Defense Date

2006

Document Type

Thesis

Degree Name

Master of Science

Department

Biology

First Advisor

Dr. Jennifer K. Stewart

Abstract

These studies provide evidence for novel properties of macrophages derived from bone marrow stem cells. In study 1, treatment of activated mouse bone marrow-derived macrophages (BMM) with either catecholamine synthesis inhibitors (α-methyl-para-tyrosine and fusaric acid) or the β2 adrenergic receptor antagonist ICI 118,551 demonstrated that BMM produce catecholamines. The catecholamines modulated macrophage cytokine production through autocrine actions on adrenergic receptors. In study II, undifferentiated human bone marrow cells were incubated in 30% mouse L929 fibroblast conditioned medium and generated adherent cells within three days. The cells were clearly identifiable as macrophages based on surface proteins and phagocytic activity but produced only low levels of the cytokines tumor necrosis factor-α and interleukin-lβ. Cytokine production did not increase in response to the bacterial endotoxin lipopolysaccharide (LPS). Generation of these macrophage-like cells was not repeatable with other samples of human bone marrow, but the cells continue to proliferate in cell culture and will be investigated further in future studies.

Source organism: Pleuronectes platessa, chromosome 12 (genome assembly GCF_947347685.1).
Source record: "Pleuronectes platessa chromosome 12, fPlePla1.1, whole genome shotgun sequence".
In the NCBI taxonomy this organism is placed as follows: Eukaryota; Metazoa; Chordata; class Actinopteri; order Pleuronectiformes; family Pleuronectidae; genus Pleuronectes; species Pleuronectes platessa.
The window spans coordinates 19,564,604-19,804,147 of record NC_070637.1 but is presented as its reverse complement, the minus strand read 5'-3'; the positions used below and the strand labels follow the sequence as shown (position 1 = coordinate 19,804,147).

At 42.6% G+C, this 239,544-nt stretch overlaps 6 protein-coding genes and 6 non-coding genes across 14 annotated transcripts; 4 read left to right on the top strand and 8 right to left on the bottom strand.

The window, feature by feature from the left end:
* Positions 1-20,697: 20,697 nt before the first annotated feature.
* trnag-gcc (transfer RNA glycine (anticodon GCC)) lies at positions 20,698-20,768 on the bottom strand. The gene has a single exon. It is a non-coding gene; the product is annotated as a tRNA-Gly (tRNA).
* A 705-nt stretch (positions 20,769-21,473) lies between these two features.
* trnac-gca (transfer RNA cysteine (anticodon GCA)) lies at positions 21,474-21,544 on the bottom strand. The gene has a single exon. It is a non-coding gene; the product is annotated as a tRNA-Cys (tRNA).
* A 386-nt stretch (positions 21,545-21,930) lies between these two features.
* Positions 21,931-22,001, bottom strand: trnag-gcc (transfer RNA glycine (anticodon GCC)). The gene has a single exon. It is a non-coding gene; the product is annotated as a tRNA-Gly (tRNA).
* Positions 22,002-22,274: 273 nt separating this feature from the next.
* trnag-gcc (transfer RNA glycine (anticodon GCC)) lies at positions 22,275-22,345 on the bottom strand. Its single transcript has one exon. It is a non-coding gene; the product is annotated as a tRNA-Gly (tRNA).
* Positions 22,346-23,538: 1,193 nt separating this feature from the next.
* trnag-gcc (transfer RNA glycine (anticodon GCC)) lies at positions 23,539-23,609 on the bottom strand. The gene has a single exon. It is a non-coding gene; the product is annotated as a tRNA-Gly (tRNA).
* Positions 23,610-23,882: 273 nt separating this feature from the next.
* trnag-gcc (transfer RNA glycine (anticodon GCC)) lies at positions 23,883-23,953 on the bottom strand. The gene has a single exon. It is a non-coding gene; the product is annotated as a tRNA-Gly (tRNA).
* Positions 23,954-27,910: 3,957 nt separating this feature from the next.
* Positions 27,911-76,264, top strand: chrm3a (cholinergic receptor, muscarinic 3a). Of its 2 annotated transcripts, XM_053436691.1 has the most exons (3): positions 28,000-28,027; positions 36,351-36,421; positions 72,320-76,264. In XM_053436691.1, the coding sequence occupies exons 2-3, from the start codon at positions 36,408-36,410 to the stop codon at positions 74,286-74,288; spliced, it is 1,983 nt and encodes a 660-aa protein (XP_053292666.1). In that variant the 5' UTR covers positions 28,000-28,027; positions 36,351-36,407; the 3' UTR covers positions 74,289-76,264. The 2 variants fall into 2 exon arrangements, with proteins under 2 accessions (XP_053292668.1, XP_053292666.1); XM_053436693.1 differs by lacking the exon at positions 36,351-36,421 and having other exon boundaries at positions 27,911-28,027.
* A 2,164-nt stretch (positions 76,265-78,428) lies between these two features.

Rights

© The Author

Is Part Of

VCU University Archives

Is Part Of

VCU Theses and Dissertations

Date of Submission

June 2008

Included in

Biology Commons

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